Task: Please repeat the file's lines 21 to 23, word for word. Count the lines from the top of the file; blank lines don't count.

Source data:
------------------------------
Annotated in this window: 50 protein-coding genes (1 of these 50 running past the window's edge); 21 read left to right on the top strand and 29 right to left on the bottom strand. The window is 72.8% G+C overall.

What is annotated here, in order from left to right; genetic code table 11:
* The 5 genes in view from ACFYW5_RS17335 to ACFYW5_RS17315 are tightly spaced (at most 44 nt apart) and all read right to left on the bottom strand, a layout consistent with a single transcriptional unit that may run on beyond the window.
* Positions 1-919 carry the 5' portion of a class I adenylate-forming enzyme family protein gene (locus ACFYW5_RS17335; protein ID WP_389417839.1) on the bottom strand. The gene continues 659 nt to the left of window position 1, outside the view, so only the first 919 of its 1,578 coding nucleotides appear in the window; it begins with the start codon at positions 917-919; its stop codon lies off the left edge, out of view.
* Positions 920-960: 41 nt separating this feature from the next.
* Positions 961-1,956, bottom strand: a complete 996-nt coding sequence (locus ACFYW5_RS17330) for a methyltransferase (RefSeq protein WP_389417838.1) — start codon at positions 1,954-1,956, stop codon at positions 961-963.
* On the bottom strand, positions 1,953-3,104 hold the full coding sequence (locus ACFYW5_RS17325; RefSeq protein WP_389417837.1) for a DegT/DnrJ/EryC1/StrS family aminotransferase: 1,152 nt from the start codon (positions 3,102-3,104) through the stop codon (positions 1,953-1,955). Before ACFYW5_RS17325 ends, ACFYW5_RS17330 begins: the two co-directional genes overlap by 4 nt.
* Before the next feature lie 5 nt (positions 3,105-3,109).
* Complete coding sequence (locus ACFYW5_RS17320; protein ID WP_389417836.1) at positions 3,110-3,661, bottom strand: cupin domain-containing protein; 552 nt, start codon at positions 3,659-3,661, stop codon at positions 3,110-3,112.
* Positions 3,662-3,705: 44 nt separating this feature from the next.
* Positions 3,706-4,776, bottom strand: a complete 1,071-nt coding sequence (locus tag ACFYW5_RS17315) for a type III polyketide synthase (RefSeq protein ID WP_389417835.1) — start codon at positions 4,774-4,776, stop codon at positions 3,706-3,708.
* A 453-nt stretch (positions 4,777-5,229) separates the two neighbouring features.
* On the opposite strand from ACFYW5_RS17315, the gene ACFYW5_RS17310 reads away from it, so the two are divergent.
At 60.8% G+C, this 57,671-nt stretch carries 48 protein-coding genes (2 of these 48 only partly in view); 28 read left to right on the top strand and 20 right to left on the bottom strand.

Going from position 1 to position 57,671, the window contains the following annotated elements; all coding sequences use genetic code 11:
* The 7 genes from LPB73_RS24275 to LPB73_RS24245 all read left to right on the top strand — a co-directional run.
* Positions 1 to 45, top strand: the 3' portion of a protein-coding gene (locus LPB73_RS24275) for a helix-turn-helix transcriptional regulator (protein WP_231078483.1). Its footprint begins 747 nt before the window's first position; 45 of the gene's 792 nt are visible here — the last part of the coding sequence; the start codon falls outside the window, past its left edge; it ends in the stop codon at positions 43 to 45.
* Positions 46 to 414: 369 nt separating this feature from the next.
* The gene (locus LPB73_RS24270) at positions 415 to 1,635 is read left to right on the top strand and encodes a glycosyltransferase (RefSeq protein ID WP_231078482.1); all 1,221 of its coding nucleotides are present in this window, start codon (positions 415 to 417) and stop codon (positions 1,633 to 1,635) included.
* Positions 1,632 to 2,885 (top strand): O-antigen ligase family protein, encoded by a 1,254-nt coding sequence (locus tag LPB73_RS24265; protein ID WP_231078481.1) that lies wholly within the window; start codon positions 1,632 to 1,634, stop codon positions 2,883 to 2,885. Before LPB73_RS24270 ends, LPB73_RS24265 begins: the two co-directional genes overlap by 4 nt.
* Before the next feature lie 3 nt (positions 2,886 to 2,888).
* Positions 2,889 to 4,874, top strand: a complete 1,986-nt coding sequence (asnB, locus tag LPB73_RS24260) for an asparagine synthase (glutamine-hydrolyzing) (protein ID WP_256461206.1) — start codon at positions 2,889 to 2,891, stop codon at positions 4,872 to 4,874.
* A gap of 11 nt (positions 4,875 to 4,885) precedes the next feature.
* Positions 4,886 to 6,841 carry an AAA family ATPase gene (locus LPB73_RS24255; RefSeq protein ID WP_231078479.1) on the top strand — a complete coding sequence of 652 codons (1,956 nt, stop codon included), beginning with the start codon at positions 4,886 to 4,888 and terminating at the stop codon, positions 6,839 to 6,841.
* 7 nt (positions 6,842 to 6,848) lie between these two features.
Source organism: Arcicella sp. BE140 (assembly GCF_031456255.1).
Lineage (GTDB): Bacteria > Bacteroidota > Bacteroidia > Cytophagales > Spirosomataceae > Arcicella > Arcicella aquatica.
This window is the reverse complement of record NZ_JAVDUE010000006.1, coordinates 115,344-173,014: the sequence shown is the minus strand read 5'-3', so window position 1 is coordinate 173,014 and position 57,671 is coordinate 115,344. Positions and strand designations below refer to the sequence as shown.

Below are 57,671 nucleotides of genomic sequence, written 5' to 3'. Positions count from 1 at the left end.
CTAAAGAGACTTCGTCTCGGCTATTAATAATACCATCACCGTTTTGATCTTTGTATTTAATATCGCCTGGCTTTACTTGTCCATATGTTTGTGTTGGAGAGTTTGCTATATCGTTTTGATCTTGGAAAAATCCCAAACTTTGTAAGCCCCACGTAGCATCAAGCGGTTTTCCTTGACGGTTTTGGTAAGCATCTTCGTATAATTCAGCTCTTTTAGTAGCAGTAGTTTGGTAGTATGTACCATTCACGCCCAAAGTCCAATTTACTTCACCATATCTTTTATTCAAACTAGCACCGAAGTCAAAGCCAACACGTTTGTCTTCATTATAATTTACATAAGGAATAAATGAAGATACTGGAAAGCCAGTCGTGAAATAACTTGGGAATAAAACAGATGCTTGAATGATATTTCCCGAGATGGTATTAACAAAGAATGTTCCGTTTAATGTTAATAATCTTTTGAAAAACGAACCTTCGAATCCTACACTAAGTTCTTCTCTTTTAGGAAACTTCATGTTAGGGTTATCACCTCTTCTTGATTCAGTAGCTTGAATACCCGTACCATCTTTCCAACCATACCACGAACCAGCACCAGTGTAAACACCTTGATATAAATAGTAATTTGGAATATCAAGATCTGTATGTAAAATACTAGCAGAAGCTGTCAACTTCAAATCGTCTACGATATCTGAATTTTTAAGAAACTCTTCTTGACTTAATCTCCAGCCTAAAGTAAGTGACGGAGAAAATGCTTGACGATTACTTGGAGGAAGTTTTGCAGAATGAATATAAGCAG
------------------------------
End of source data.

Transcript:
* Before the next feature lie 3 nt (positions 2,886 to 2,888).
* Positions 2,889 to 4,874, top strand: a complete 1,986-nt coding sequence (asnB, locus tag LPB73_RS24260) for an asparagine synthase (glutamine-hydrolyzing) (protein ID WP_256461206.1) — start codon at positions 2,889 to 2,891, stop codon at positions 4,872 to 4,874.
* A gap of 11 nt (positions 4,875 to 4,885) precedes the next feature.